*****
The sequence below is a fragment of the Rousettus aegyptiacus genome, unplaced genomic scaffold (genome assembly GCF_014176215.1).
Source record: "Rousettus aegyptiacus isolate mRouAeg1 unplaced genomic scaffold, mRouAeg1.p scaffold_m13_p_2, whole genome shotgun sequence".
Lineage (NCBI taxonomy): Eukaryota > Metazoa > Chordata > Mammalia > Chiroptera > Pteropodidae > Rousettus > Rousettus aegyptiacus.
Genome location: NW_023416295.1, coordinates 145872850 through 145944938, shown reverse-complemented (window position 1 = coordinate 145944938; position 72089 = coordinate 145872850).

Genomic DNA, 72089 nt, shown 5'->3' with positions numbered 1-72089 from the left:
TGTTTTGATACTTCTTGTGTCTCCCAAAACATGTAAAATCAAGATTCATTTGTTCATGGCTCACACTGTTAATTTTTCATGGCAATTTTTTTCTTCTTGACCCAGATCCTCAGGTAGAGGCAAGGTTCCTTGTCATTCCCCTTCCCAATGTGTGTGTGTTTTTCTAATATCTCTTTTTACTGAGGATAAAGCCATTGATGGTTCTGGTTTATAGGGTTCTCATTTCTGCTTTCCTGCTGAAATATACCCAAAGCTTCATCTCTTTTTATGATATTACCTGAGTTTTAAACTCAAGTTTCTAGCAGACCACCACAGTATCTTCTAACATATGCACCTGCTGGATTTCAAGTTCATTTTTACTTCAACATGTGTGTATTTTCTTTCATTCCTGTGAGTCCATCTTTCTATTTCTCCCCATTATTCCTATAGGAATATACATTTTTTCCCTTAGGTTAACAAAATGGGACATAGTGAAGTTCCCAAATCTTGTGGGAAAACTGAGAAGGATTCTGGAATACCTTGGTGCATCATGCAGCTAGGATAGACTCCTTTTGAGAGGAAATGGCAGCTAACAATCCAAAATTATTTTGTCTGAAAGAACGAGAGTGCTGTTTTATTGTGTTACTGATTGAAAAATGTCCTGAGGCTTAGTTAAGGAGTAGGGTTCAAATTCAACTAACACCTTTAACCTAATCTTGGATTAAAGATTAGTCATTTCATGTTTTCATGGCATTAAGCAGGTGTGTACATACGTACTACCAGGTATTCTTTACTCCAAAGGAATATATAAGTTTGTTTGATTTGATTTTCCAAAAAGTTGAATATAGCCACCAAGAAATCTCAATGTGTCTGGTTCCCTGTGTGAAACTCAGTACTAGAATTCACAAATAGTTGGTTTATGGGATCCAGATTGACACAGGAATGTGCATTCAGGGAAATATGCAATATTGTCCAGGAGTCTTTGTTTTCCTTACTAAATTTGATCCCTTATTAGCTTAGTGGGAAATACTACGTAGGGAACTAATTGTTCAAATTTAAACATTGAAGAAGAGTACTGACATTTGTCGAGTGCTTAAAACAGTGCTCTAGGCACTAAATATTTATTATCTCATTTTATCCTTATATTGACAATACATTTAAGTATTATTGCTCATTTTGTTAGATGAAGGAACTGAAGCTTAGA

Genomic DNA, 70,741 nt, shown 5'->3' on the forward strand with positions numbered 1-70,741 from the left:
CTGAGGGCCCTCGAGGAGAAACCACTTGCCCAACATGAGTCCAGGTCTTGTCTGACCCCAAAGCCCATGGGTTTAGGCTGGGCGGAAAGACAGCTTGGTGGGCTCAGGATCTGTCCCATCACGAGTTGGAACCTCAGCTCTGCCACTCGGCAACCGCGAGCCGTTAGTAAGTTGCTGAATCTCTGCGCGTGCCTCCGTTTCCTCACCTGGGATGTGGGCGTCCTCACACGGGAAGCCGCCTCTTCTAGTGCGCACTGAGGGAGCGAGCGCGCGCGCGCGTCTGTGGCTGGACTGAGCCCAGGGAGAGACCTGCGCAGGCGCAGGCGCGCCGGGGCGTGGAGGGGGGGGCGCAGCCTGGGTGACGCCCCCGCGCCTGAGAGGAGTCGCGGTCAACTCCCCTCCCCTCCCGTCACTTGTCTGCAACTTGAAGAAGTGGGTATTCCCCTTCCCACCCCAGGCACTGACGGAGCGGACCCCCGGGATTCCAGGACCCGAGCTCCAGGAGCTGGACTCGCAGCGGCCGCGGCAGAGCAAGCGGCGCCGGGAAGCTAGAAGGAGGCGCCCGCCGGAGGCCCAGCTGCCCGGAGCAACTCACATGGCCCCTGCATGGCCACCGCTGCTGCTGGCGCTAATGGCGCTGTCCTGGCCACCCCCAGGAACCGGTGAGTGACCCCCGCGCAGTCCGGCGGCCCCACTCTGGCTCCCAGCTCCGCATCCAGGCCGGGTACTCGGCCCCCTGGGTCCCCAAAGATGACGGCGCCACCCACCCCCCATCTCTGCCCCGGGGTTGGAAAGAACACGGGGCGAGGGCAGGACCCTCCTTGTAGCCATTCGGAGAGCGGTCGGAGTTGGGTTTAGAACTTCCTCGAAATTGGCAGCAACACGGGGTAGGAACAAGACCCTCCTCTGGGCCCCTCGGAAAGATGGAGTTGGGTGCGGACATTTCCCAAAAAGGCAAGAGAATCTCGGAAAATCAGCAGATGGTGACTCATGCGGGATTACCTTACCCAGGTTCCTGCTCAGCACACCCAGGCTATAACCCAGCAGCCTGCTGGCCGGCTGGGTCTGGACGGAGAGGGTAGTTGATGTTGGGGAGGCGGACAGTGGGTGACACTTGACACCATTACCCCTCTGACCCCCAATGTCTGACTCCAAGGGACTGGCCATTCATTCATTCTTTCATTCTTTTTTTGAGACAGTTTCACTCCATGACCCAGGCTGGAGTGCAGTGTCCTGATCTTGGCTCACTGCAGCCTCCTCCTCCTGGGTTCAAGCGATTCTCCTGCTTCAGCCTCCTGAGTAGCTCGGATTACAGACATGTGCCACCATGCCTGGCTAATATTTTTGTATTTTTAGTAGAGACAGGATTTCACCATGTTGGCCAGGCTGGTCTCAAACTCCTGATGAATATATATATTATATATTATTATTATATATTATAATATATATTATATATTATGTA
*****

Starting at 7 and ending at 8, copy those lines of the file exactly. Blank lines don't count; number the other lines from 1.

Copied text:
Genomic DNA, 70,741 nt, shown 5'->3' on the forward strand with positions numbered 1-70,741 from the left:
CTGAGGGCCCTCGAGGAGAAACCACTTGCCCAACATGAGTCCAGGTCTTGTCTGACCCCAAAGCCCATGGGTTTAGGCTGGGCGGAAAGACAGCTTGGTGGGCTCAGGATCTGTCCCATCACGAGTTGGAACCTCAGCTCTGCCACTCGGCAACCGCGAGCCGTTAGTAAGTTGCTGAATCTCTGCGCGTGCCTCCGTTTCCTCACCTGGGATGTGGGCGTCCTCACACGGGAAGCCGCCTCTTCTAGTGCGCACTGAGGGAGCGAGCGCGCGCGCGCGTCTGTGGCTGGACTGAGCCCAGGGAGAGACCTGCGCAGGCGCAGGCGCGCCGGGGCGTGGAGGGGGGGGCGCAGCCTGGGTGACGCCCCCGCGCCTGAGAGGAGTCGCGGTCAACTCCCCTCCCCTCCCGTCACTTGTCTGCAACTTGAAGAAGTGGGTATTCCCCTTCCCACCCCAGGCACTGACGGAGCGGACCCCCGGGATTCCAGGACCCGAGCTCCAGGAGCTGGACTCGCAGCGGCCGCGGCAGAGCAAGCGGCGCCGGGAAGCTAGAAGGAGGCGCCCGCCGGAGGCCCAGCTGCCCGGAGCAACTCACATGGCCCCTGCATGGCCACCGCTGCTGCTGGCGCTAATGGCGCTGTCCTGGCCACCCCCAGGAACCGGTGAGTGACCCCCGCGCAGTCCGGCGGCCCCACTCTGGCTCCCAGCTCCGCATCCAGGCCGGGTACTCGGCCCCCTGGGTCCCCAAAGATGACGGCGCCACCCACCCCCCATCTCTGCCCCGGGGTTGGAAAGAACACGGGGCGAGGGCAGGACCCTCCTTGTAGCCATTCGGAGAGCGGTCGGAGTTGGGTTTAGAACTTCCTCGAAATTGGCAGCAACACGGGGTAGGAACAAGACCCTCCTCTGGGCCCCTCGGAAAGATGGAGTTGGGTGCGGACATTTCCCAAAAAGGCAAGAGAATCTCGGAAAATCAGCAGATGGTGACTCATGCGGGATTACCTTACCCAGGTTCCTGCTCAGCACACCCAGGCTATAACCCAGCAGCCTGCTGGCCGGCTGGGTCTGGACGGAGAGGGTAGTTGATGTTGGGGAGGCGGACAGTGGGTGACACTTGACACCATTACCCCTCTGACCCCCAATGTCTGACTCCAAGGGACTGGCCATTCATTCATTCTTTCATTCTTTTTTTGAGACAGTTTCACTCCATGACCCAGGCTGGAGTGCAGTGTCCTGATCTTGGCTCACTGCAGCCTCCTCCTCCTGGGTTCAAGCGATTCTCCTGCTTCAGCCTCCTGAGTAGCTCGGATTACAGACATGTGCCACCATGCCTGGCTAATATTTTTGTATTTTTAGTAGAGACAGGATTTCACCATGTTGGCCAGGCTGGTCTCAAACTCCTGATGAATATATATATTATATATTATTATTATATATTATAATATATATTATATATTATGTA